Inherited IRA’s Not Entitled to Bankruptcy Protection

Posted on June 30, 2014

There are several types of IRA accounts: In a traditional IRA, contributions are made on a pre-tax basis. In a Roth IRA contributions are made on an after-tax basis but qualified distributions from the account are tax-free. A third type of account is an inherited IRA.

An inherited IRA is a traditional or Roth IRA that has been inherited after its owner’s death.  If the heir is the owner’s spouse, the spouse may “roll over” the IRA funds into his or her own IRA or keep the IRA as an “inherited IRA.” When anyone other than the owner’s spouse inherits the IRA, he or she may not roll over the funds; the only option is to hold the IRA as an inherited account.  Unlike a traditional or Roth IRA, an individual may withdraw funds from an inherited IRA at any time, without paying a tax penalty. In fact, the owner  must  either  withdraw  the entire  balance  in  the  account  within  five  years  of  the original owner’s death or take minimum distributions on an annual basis. Moreover, the owner of an inherited IRA may never make contributions to the account

The bankruptcy law excludes IRA accounts from the bankruptcy estate subject to creditor claims if the funds are “retirement funds.” Over the years, the federal courts have reached different conclusions as to whether inherited IRA’s are retirement funds exempt from the claims of creditors.

The United States Supreme Court agreed to hear the case of Clark v. Rameker, to resolve the conflict in the lower courts. In a unanimous opinion the Court held that funds from an inherited IRA were not retirement funds that were exempt from the debtor’s bankruptcy estate.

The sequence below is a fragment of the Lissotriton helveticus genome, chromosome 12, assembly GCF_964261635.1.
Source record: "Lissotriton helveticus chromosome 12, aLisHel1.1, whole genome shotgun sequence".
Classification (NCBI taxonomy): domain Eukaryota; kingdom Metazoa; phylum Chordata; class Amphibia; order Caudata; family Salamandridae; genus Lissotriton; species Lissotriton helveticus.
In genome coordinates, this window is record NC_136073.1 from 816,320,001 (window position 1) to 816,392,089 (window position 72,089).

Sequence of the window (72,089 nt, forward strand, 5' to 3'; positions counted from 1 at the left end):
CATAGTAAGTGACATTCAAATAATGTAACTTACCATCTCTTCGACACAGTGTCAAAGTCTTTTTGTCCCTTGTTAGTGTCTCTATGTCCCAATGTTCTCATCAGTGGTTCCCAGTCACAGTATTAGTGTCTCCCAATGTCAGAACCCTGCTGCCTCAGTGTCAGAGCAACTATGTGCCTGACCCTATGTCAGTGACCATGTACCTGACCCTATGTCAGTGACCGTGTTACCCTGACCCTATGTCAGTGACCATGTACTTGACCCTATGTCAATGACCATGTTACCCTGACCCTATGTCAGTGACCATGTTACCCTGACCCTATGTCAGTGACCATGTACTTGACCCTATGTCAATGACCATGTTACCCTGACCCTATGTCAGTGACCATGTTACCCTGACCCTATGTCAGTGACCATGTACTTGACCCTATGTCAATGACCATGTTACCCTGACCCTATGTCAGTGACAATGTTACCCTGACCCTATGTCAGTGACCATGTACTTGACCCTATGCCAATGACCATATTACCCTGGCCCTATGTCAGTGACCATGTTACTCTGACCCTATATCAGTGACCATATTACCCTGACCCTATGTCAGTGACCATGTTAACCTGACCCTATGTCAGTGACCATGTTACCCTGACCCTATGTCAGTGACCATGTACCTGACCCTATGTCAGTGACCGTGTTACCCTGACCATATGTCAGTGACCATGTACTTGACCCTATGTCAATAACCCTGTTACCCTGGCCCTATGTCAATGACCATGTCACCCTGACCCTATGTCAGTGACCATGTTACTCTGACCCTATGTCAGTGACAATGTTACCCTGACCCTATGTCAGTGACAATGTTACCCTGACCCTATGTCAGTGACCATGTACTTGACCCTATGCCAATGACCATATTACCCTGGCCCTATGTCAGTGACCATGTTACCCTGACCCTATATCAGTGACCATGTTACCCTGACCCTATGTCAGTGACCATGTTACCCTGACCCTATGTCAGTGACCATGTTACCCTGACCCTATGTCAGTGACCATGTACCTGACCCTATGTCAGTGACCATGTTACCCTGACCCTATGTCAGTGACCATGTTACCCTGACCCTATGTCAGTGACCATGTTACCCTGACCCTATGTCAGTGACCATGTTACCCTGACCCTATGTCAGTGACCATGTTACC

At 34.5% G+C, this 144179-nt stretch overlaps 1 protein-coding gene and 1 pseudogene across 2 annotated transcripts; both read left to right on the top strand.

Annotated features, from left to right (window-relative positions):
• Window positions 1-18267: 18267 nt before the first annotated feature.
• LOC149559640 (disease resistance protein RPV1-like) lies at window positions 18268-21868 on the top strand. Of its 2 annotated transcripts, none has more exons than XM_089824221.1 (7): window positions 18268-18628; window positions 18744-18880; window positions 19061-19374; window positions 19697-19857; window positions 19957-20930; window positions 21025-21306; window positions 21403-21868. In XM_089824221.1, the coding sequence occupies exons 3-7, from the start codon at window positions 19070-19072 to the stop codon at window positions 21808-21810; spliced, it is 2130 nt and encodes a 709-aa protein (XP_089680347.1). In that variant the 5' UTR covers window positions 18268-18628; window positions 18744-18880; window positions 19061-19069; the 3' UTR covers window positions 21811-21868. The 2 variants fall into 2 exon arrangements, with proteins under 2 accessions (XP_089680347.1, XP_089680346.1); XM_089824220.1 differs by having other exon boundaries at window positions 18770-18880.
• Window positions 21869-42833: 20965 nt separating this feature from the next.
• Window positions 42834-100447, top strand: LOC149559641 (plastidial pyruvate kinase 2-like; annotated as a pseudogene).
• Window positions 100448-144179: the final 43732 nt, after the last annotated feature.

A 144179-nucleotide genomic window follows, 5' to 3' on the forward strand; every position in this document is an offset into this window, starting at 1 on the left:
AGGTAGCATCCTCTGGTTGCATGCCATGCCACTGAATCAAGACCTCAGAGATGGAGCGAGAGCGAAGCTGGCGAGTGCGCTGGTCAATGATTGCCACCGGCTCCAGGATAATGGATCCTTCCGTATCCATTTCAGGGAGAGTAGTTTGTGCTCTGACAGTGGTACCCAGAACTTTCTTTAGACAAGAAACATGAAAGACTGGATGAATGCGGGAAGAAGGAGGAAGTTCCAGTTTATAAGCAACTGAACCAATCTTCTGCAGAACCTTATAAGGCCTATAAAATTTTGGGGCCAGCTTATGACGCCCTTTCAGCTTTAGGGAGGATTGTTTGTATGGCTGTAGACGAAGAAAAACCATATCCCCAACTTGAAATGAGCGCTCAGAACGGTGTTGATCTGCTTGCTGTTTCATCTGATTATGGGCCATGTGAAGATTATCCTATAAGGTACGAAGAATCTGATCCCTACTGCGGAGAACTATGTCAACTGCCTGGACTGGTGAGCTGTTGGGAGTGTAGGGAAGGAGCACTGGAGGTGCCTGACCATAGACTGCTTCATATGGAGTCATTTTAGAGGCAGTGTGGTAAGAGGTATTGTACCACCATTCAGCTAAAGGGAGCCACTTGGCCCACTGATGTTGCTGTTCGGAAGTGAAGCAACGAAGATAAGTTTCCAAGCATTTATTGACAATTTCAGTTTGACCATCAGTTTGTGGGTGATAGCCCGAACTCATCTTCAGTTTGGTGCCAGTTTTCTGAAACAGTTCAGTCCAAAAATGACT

The taxpayers in the case filed for Chapter 7 bankruptcy and sought to exclude approximately $300,000 in an inherited IRA from the bankruptcy estate on the grounds that the money was “retirement funds” protected under the Bankruptcy Code exemption discussed above. The Court explained, although traditional retirement accounts, such as IRAs or Roth IRAs, are included in this definition, inherited IRAs are not because they do not operate as retirement accounts.

The Supreme Court pointed to three legal characteristics of inherited IRAs that led it to conclude they are not retirement accounts. First, inherited IRA owners may not make additional contributions to the account. Second, owners must withdraw funds from their accounts, regardless of how many years they are from retirement. Third, owners are not subject to any age-related penalties for withdrawals from their accounts. Taking all of these characteristics together, the Court concluded that the funds in the account can be freely used for current consumption and are not set aside for one’s retirement.

According to the Court, allowing bankruptcy exemptions for funds that are not restricted to use for retirement, as inherited IRAs are not, would allow debtors to use those funds for current consumption after bankruptcy proceedings are complete, would subvert the purpose of the bankruptcy law to give the debtor a “fresh start’ by making it  a ‘free pass.” (Citations omitted.)

While the Court’s decision is the final word on this issue, this case dealt with a beneficiary who was the child of the IRA owner and Court did not discuss the case where the beneficiary is the account owner’s spouse. As indicated above if the beneficiary is the account owner’s spouse different rules apply. The spouse has the option to roll the funds into his/her own IRA or designate the deceased owner’s IRA as his/her own. Making either of these elections will free the account from inherited IRA restrictions so presumably these assets will continue to have bankruptcy protection. However, if the spouse opts not to make either of these elections it becomes an inherited IRA and loses the protection under the bankruptcy law. This is a trap for an unwary spouse.

Would the Court reach a different conclusion for an inherited IRA of a spouse? Certainly, the funds that were being saved for retirement were for the benefit of both spouses. While it is questionable whether the Court would reach a different conclusion, a stronger case can be made that bankruptcy protection for the account owner’s spouse should continue.

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